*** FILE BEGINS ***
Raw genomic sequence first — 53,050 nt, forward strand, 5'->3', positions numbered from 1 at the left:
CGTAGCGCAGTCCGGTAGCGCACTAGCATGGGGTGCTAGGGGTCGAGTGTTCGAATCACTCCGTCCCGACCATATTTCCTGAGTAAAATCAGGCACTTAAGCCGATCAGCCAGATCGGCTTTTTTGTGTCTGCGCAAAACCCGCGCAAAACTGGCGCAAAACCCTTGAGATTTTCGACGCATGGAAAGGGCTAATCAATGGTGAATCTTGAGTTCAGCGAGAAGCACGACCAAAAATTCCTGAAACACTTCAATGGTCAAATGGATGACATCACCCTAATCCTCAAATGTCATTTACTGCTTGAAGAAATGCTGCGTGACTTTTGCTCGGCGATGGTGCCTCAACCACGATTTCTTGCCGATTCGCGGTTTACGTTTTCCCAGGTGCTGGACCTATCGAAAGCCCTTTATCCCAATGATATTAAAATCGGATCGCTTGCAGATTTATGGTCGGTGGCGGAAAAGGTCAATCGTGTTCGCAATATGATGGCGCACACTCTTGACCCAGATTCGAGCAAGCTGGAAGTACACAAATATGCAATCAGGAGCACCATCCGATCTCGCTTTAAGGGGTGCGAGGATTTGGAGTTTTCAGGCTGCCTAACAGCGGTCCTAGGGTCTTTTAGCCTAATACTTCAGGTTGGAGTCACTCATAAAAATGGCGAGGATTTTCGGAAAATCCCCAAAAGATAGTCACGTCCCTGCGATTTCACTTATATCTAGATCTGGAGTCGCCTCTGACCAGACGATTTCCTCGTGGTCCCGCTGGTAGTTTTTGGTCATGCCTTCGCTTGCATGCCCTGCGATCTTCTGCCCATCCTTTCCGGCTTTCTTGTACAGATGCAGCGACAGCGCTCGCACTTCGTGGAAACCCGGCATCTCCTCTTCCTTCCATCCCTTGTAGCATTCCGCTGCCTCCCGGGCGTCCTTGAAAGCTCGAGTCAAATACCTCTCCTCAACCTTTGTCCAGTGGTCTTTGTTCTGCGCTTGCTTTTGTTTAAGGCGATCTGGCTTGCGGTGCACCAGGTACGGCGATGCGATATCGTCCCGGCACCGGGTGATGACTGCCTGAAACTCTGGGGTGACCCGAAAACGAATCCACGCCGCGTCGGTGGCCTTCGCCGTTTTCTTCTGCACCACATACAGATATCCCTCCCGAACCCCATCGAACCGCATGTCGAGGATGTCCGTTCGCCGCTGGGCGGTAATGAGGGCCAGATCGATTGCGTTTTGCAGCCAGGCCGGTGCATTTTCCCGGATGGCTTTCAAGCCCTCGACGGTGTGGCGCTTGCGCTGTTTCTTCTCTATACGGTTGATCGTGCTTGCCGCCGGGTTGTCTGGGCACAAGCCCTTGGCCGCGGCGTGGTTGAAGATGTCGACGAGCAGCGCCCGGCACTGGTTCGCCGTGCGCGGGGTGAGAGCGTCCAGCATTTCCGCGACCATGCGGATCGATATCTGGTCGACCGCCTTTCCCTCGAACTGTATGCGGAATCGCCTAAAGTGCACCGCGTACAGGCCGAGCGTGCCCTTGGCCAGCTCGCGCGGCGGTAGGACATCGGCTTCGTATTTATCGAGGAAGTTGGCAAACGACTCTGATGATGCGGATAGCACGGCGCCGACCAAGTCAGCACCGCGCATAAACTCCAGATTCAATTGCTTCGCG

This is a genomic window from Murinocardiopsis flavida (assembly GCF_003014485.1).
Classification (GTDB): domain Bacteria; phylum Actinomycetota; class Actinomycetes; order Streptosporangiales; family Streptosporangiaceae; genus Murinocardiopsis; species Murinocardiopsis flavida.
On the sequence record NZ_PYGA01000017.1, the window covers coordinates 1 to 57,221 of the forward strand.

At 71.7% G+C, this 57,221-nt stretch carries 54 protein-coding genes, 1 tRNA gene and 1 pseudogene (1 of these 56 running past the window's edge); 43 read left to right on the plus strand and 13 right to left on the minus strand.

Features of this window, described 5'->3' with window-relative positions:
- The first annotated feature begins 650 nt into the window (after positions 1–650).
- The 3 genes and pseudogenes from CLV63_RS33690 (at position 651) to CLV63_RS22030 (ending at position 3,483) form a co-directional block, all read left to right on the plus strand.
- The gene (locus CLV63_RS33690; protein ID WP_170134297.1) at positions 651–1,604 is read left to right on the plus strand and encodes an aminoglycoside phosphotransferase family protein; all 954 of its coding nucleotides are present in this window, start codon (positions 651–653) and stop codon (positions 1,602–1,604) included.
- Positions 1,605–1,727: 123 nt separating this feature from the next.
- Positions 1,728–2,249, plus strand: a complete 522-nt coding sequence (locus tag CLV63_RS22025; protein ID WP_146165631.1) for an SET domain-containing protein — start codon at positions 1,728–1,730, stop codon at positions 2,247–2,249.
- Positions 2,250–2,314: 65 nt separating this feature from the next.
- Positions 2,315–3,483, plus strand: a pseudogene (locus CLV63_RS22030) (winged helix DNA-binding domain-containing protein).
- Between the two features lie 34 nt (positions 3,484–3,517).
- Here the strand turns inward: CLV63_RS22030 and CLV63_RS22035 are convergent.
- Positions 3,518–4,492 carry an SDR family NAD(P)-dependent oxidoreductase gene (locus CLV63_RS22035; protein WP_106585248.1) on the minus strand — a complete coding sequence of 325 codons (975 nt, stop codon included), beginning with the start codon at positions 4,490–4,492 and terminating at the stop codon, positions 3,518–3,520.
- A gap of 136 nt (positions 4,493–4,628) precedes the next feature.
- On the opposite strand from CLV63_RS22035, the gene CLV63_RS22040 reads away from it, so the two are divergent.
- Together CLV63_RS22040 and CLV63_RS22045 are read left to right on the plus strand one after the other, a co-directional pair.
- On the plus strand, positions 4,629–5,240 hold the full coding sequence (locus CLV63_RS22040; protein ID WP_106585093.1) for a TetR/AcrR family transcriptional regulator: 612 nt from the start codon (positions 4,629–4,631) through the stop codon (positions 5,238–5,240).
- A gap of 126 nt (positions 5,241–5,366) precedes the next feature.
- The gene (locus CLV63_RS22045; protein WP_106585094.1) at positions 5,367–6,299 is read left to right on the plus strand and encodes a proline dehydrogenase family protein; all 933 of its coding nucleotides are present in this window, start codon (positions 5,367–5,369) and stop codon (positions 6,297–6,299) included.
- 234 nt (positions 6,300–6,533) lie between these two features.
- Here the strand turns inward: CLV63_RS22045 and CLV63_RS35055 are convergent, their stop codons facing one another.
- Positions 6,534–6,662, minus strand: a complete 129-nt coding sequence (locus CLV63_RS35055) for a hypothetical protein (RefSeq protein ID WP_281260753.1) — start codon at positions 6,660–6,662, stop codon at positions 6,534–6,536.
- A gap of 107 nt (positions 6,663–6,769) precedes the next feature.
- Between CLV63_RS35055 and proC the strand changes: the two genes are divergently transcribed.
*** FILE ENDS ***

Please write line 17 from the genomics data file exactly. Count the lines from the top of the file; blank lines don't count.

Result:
- Positions 3,518–4,492 carry an SDR family NAD(P)-dependent oxidoreductase gene (locus CLV63_RS22035; protein WP_106585248.1) on the minus strand — a complete coding sequence of 325 codons (975 nt, stop codon included), beginning with the start codon at positions 4,490–4,492 and terminating at the stop codon, positions 3,518–3,520.